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Perspectives On Amazon's E-Commerce Leadership


Amazon is clearly the leader for e-commerce in most geographies of the world.

Recent research has suggested that Wal-Mart Stores may be vying for the number two spot, with no potential to unseat Amazon over the long-term.

Regardless of long-term outcomes, e-commerce has continued to transform the physical retail world.

To put things into perspective, (NASDAQ:AMZN) generated around $111 billion in e-commerce revenue, of which over $71 billion was within North America, over the trailing twelve-month (TTM) period through June 2016. Wal-Mart Stores (NYSE:WMT) is estimated to have recently generated roughly $14 to $15 billion, of which $11 billion was within the U.S., in e-commerce revenue; while Target Corporation (NYSE:TGT) is estimated to have generated around $2 billion.

These three companies reflect the top U.S.-based e-commerce companies for domestic and global online sales. Amazon's lead is substantial, and is a primary driver which has led to Walmart's joint venture with (NASDAQ:JD) in China and the recent acquisition of

Recent research from Moody's has alluded to the possibility that Walmart may not be in a position to compete with for the top e-commerce title over the long-term, regardless of the $3.3 billion acquisition. In fact, Moody's has stated that they do not believe that Walmart, let alone any brick-and-mortar retailer, will be able to catch up with Amazon from both a revenue and brand perspective.

Instead Moody's has suggested that Walmart's current moves have created an advantage over its competitors in the race to be the second largest e-commerce company based in the U.S. Let it be clear that physical retail is still the most dominant platform for retail purchases with 2014 retail sales excluding motor vehicles and parts dealers at around $3.6 trillion. The electronic shopping and mail-order houses category was just under $400 billion and reflected around 11 percent of the retail sales total. Walmart generated nearly $485 billion or around 13 percent of the 2014 retail sales total during this period.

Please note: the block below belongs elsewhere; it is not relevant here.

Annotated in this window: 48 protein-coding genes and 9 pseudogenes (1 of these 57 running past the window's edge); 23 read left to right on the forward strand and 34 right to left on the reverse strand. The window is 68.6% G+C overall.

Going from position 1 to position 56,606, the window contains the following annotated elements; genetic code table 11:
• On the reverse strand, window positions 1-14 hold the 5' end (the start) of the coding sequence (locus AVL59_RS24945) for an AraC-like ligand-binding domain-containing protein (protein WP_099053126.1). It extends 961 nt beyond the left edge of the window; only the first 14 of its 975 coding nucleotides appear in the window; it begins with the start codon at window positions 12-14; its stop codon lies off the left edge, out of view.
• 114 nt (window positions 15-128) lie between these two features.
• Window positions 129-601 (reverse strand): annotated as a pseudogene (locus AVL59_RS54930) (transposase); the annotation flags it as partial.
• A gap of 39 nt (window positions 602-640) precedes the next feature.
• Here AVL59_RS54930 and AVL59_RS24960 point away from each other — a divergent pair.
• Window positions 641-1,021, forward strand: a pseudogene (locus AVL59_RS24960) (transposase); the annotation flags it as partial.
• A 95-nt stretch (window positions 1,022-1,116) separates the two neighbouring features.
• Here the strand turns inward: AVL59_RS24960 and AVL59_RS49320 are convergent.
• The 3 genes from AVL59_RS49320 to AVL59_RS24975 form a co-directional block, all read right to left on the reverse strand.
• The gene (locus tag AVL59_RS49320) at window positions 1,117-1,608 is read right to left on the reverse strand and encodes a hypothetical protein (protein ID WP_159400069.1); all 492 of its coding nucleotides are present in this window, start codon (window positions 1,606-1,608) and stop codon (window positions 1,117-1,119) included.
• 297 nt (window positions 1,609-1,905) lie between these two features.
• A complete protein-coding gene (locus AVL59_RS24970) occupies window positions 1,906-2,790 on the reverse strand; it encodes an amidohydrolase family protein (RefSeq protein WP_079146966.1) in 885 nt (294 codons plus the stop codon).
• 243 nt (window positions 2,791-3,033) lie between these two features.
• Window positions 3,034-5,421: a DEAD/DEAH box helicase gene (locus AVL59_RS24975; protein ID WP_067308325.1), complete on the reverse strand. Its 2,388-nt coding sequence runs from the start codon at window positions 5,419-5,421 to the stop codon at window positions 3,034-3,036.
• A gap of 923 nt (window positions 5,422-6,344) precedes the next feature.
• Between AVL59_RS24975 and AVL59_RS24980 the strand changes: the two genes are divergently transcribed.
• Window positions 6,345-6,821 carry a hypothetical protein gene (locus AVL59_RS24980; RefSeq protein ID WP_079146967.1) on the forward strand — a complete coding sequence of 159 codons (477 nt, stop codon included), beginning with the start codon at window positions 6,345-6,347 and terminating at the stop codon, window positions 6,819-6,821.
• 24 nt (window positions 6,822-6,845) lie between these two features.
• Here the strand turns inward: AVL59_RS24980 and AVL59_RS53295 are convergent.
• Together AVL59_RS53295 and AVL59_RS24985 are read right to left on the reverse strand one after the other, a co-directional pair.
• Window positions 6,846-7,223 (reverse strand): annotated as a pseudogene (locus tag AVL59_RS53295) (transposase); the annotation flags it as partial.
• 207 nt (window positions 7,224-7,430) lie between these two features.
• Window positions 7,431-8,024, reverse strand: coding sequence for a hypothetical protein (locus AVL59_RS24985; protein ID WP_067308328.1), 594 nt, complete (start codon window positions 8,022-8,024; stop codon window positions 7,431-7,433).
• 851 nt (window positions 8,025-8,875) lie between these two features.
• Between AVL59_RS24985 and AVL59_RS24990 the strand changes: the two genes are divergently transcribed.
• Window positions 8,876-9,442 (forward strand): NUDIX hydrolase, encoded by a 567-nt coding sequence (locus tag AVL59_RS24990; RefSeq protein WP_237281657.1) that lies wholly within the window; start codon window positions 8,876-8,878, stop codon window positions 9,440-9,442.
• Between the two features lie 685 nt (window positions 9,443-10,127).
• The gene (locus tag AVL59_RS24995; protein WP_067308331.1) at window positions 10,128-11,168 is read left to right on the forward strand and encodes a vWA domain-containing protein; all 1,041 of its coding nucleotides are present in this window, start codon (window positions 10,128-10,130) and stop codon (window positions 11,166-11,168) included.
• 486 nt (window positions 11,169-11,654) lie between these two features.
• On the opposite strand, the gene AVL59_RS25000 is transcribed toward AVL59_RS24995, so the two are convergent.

With retail sales being mostly flat over the past year, Amazon's portion despite much more robust growth than Walmart, was at around 3 percent of the total, over four times lower than Walmart's market share. So just as Moody's believes that Walmart's chances of overtaking Amazon for e-commerce over the long-term are far-fetched, the same could be said for Amazon's ability to unseat Walmart's market share lead based upon the long-term evolution of physical retail.

A factor impacting expectations for...